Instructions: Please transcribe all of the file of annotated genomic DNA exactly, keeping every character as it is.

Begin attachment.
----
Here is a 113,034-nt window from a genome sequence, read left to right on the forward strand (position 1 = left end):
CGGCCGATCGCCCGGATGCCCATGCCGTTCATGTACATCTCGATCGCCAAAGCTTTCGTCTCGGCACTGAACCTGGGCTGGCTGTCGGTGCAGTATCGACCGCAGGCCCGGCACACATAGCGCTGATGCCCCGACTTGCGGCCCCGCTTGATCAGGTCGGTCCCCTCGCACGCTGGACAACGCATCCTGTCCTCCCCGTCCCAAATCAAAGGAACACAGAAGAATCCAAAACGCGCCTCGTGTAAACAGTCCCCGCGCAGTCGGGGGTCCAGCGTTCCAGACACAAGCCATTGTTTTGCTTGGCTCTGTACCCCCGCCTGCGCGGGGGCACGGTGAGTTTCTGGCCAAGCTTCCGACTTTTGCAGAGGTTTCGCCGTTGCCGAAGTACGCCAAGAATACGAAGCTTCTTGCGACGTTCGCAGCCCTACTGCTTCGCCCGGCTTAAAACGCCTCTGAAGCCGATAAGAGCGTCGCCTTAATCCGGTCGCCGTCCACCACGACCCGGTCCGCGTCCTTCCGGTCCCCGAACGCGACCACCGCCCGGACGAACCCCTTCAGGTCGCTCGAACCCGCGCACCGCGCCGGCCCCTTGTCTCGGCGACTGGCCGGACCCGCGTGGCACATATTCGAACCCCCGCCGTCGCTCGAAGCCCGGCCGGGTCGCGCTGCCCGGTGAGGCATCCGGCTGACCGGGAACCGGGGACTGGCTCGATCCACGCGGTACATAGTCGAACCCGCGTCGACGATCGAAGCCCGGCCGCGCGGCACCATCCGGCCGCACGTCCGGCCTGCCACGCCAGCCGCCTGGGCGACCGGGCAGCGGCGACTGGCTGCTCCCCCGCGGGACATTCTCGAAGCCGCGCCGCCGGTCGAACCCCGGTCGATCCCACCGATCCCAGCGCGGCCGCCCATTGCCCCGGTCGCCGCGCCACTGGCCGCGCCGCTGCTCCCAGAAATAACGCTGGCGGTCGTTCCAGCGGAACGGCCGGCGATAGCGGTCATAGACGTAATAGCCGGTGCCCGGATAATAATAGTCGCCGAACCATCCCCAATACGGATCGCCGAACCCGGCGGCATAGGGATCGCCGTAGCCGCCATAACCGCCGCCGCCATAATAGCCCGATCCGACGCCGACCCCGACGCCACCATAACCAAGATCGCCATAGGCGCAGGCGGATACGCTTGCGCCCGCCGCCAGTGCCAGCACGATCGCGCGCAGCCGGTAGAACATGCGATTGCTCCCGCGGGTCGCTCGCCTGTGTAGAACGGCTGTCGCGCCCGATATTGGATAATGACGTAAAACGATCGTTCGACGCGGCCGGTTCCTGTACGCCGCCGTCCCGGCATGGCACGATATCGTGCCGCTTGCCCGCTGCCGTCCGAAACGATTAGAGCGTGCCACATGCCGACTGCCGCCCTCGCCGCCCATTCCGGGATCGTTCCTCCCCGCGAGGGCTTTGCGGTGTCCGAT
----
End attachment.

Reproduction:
Here is a 113,034-nt window from a genome sequence, read left to right on the forward strand (position 1 = left end):
CGGCCGATCGCCCGGATGCCCATGCCGTTCATGTACATCTCGATCGCCAAAGCTTTCGTCTCGGCACTGAACCTGGGCTGGCTGTCGGTGCAGTATCGACCGCAGGCCCGGCACACATAGCGCTGATGCCCCGACTTGCGGCCCCGCTTGATCAGGTCGGTCCCCTCGCACGCTGGACAACGCATCCTGTCCTCCCCGTCCCAAATCAAAGGAACACAGAAGAATCCAAAACGCGCCTCGTGTAAACAGTCCCCGCGCAGTCGGGGGTCCAGCGTTCCAGACACAAGCCATTGTTTTGCTTGGCTCTGTACCCCCGCCTGCGCGGGGGCACGGTGAGTTTCTGGCCAAGCTTCCGACTTTTGCAGAGGTTTCGCCGTTGCCGAAGTACGCCAAGAATACGAAGCTTCTTGCGACGTTCGCAGCCCTACTGCTTCGCCCGGCTTAAAACGCCTCTGAAGCCGATAAGAGCGTCGCCTTAATCCGGTCGCCGTCCACCACGACCCGGTCCGCGTCCTTCCGGTCCCCGAACGCGACCACCGCCCGGACGAACCCCTTCAGGTCGCTCGAACCCGCGCACCGCGCCGGCCCCTTGTCTCGGCGACTGGCCGGACCCGCGTGGCACATATTCGAACCCCCGCCGTCGCTCGAAGCCCGGCCGGGTCGCGCTGCCCGGTGAGGCATCCGGCTGACCGGGAACCGGGGACTGGCTCGATCCACGCGGTACATAGTCGAACCCGCGTCGACGATCGAAGCCCGGCCGCGCGGCACCATCCGGCCGCACGTCCGGCCTGCCACGCCAGCCGCCTGGGCGACCGGGCAGCGGCGACTGGCTGCTCCCCCGCGGGACATTCTCGAAGCCGCGCCGCCGGTCGAACCCCGGTCGATCCCACCGATCCCAGCGCGGCCGCCCATTGCCCCGGTCGCCGCGCCACTGGCCGCGCCGCTGCTCCCAGAAATAACGCTGGCGGTCGTTCCAGCGGAACGGCCGGCGATAGCGGTCATAGACGTAATAGCCGGTGCCCGGATAATAATAGTCGCCGAACCATCCCCAATACGGATCGCCGAACCCGGCGGCATAGGGATCGCCGTAGCCGCCATAACCGCCGCCGCCATAATAGCCCGATCCGACGCCGACCCCGACGCCACCATAACCAAGATCGCCATAGGCGCAGGCGGATACGCTTGCGCCCGCCGCCAGTGCCAGCACGATCGCGCGCAGCCGGTAGAACATGCGATTGCTCCCGCGGGTCGCTCGCCTGTGTAGAACGGCTGTCGCGCCCGATATTGGATAATGACGTAAAACGATCGTTCGACGCGGCCGGTTCCTGTACGCCGCCGTCCCGGCATGGCACGATATCGTGCCGCTTGCCCGCTGCCGTCCGAAACGATTAGAGCGTGCCACATGCCGACTGCCGCCCTCGCCGCCCATTCCGGGATCGTTCCTCCCCGCGAGGGCTTTGCGGTGTCCGAT